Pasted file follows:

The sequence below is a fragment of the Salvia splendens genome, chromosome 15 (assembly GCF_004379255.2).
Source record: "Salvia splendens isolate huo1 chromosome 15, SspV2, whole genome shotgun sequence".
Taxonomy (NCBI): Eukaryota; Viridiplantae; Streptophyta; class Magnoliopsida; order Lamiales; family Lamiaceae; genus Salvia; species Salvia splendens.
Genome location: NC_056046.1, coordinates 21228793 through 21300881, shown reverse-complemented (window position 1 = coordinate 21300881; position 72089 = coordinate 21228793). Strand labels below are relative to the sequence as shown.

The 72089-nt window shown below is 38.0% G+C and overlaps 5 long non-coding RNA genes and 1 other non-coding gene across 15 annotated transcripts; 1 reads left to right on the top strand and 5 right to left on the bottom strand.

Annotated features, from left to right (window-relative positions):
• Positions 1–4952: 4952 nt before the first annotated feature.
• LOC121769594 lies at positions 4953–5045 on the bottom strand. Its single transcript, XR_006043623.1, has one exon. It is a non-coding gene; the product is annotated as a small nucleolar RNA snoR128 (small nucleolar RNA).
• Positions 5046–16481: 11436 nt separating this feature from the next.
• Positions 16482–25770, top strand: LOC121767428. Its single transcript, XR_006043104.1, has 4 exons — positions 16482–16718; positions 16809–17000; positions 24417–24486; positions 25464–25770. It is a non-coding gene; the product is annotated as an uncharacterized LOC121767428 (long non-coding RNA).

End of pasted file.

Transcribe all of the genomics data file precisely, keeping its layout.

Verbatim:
The sequence below is a fragment of the Salvia splendens genome, chromosome 15 (assembly GCF_004379255.2).
Source record: "Salvia splendens isolate huo1 chromosome 15, SspV2, whole genome shotgun sequence".
Taxonomy (NCBI): Eukaryota; Viridiplantae; Streptophyta; class Magnoliopsida; order Lamiales; family Lamiaceae; genus Salvia; species Salvia splendens.
Genome location: NC_056046.1, coordinates 21228793 through 21300881, shown reverse-complemented (window position 1 = coordinate 21300881; position 72089 = coordinate 21228793). Strand labels below are relative to the sequence as shown.

The 72089-nt window shown below is 38.0% G+C and overlaps 5 long non-coding RNA genes and 1 other non-coding gene across 15 annotated transcripts; 1 reads left to right on the top strand and 5 right to left on the bottom strand.

Annotated features, from left to right (window-relative positions):
• Positions 1–4952: 4952 nt before the first annotated feature.
• LOC121769594 lies at positions 4953–5045 on the bottom strand. Its single transcript, XR_006043623.1, has one exon. It is a non-coding gene; the product is annotated as a small nucleolar RNA snoR128 (small nucleolar RNA).
• Positions 5046–16481: 11436 nt separating this feature from the next.
• Positions 16482–25770, top strand: LOC121767428. Its single transcript, XR_006043104.1, has 4 exons — positions 16482–16718; positions 16809–17000; positions 24417–24486; positions 25464–25770. It is a non-coding gene; the product is annotated as an uncharacterized LOC121767428 (long non-coding RNA).